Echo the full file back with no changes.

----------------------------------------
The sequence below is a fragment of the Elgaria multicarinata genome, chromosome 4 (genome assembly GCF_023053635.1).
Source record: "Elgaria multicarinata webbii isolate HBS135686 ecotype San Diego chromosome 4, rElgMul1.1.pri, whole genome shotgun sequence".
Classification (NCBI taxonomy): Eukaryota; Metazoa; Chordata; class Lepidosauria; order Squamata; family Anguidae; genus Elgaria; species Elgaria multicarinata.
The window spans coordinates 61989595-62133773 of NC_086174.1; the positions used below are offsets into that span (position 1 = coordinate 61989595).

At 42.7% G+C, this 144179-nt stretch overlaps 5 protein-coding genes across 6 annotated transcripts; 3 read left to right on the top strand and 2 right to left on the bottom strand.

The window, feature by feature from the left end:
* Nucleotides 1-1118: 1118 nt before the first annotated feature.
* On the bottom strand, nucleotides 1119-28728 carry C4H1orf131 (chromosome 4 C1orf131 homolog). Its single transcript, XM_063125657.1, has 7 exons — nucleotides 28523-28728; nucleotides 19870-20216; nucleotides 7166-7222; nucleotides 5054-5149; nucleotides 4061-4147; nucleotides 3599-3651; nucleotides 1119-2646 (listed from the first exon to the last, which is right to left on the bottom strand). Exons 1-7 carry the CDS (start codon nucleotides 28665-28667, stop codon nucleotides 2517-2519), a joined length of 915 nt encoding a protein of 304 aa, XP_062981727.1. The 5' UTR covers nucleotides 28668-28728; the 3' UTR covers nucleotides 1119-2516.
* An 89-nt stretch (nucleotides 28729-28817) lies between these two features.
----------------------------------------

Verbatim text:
The sequence below is a fragment of the Elgaria multicarinata genome, chromosome 4 (genome assembly GCF_023053635.1).
Source record: "Elgaria multicarinata webbii isolate HBS135686 ecotype San Diego chromosome 4, rElgMul1.1.pri, whole genome shotgun sequence".
Classification (NCBI taxonomy): Eukaryota; Metazoa; Chordata; class Lepidosauria; order Squamata; family Anguidae; genus Elgaria; species Elgaria multicarinata.
The window spans coordinates 61989595-62133773 of NC_086174.1; the positions used below are offsets into that span (position 1 = coordinate 61989595).

At 42.7% G+C, this 144179-nt stretch overlaps 5 protein-coding genes across 6 annotated transcripts; 3 read left to right on the top strand and 2 right to left on the bottom strand.

The window, feature by feature from the left end:
* Nucleotides 1-1118: 1118 nt before the first annotated feature.
* On the bottom strand, nucleotides 1119-28728 carry C4H1orf131 (chromosome 4 C1orf131 homolog). Its single transcript, XM_063125657.1, has 7 exons — nucleotides 28523-28728; nucleotides 19870-20216; nucleotides 7166-7222; nucleotides 5054-5149; nucleotides 4061-4147; nucleotides 3599-3651; nucleotides 1119-2646 (listed from the first exon to the last, which is right to left on the bottom strand). Exons 1-7 carry the CDS (start codon nucleotides 28665-28667, stop codon nucleotides 2517-2519), a joined length of 915 nt encoding a protein of 304 aa, XP_062981727.1. The 5' UTR covers nucleotides 28668-28728; the 3' UTR covers nucleotides 1119-2516.
* An 89-nt stretch (nucleotides 28729-28817) lies between these two features.